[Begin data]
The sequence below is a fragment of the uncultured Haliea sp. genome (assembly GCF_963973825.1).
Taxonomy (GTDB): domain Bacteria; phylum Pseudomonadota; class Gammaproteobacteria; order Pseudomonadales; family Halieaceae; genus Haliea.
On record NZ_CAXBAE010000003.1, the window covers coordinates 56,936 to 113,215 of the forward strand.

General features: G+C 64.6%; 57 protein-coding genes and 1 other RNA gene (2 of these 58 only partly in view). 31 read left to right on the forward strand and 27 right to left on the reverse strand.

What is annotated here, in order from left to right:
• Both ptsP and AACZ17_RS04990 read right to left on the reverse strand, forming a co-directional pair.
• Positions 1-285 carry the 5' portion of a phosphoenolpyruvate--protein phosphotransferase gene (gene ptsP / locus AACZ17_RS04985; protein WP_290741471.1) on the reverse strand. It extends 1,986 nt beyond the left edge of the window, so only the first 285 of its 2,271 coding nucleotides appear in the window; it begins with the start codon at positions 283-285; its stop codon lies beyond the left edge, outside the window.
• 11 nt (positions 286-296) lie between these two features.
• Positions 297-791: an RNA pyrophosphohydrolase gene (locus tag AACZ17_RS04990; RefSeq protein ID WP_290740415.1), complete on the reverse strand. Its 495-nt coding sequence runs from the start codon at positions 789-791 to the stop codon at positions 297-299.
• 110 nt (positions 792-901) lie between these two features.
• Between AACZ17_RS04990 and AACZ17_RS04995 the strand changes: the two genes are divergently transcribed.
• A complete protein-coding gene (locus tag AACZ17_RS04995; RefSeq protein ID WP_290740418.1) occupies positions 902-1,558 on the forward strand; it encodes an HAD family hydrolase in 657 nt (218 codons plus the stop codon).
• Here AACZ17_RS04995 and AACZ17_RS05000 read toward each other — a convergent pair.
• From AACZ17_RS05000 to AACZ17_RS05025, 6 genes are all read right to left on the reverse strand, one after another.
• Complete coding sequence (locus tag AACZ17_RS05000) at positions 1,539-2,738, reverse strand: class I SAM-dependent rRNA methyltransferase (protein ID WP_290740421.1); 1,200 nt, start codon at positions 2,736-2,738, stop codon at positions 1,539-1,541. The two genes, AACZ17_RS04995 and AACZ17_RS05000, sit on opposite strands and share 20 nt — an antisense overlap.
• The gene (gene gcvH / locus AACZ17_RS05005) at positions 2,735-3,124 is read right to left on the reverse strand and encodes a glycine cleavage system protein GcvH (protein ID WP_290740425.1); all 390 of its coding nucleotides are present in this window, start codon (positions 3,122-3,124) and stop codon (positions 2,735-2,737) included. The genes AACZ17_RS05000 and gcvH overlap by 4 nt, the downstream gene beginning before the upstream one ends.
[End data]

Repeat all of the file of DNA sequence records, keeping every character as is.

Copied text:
The sequence below is a fragment of the uncultured Haliea sp. genome (assembly GCF_963973825.1).
Taxonomy (GTDB): domain Bacteria; phylum Pseudomonadota; class Gammaproteobacteria; order Pseudomonadales; family Halieaceae; genus Haliea.
On record NZ_CAXBAE010000003.1, the window covers coordinates 56,936 to 113,215 of the forward strand.

General features: G+C 64.6%; 57 protein-coding genes and 1 other RNA gene (2 of these 58 only partly in view). 31 read left to right on the forward strand and 27 right to left on the reverse strand.

What is annotated here, in order from left to right:
• Both ptsP and AACZ17_RS04990 read right to left on the reverse strand, forming a co-directional pair.
• Positions 1-285 carry the 5' portion of a phosphoenolpyruvate--protein phosphotransferase gene (gene ptsP / locus AACZ17_RS04985; protein WP_290741471.1) on the reverse strand. It extends 1,986 nt beyond the left edge of the window, so only the first 285 of its 2,271 coding nucleotides appear in the window; it begins with the start codon at positions 283-285; its stop codon lies beyond the left edge, outside the window.
• 11 nt (positions 286-296) lie between these two features.
• Positions 297-791: an RNA pyrophosphohydrolase gene (locus tag AACZ17_RS04990; RefSeq protein ID WP_290740415.1), complete on the reverse strand. Its 495-nt coding sequence runs from the start codon at positions 789-791 to the stop codon at positions 297-299.
• 110 nt (positions 792-901) lie between these two features.
• Between AACZ17_RS04990 and AACZ17_RS04995 the strand changes: the two genes are divergently transcribed.
• A complete protein-coding gene (locus tag AACZ17_RS04995; RefSeq protein ID WP_290740418.1) occupies positions 902-1,558 on the forward strand; it encodes an HAD family hydrolase in 657 nt (218 codons plus the stop codon).
• Here AACZ17_RS04995 and AACZ17_RS05000 read toward each other — a convergent pair.
• From AACZ17_RS05000 to AACZ17_RS05025, 6 genes are all read right to left on the reverse strand, one after another.
• Complete coding sequence (locus tag AACZ17_RS05000) at positions 1,539-2,738, reverse strand: class I SAM-dependent rRNA methyltransferase (protein ID WP_290740421.1); 1,200 nt, start codon at positions 2,736-2,738, stop codon at positions 1,539-1,541. The two genes, AACZ17_RS04995 and AACZ17_RS05000, sit on opposite strands and share 20 nt — an antisense overlap.
• The gene (gene gcvH / locus AACZ17_RS05005) at positions 2,735-3,124 is read right to left on the reverse strand and encodes a glycine cleavage system protein GcvH (protein ID WP_290740425.1); all 390 of its coding nucleotides are present in this window, start codon (positions 3,122-3,124) and stop codon (positions 2,735-2,737) included. The genes AACZ17_RS05000 and gcvH overlap by 4 nt, the downstream gene beginning before the upstream one ends.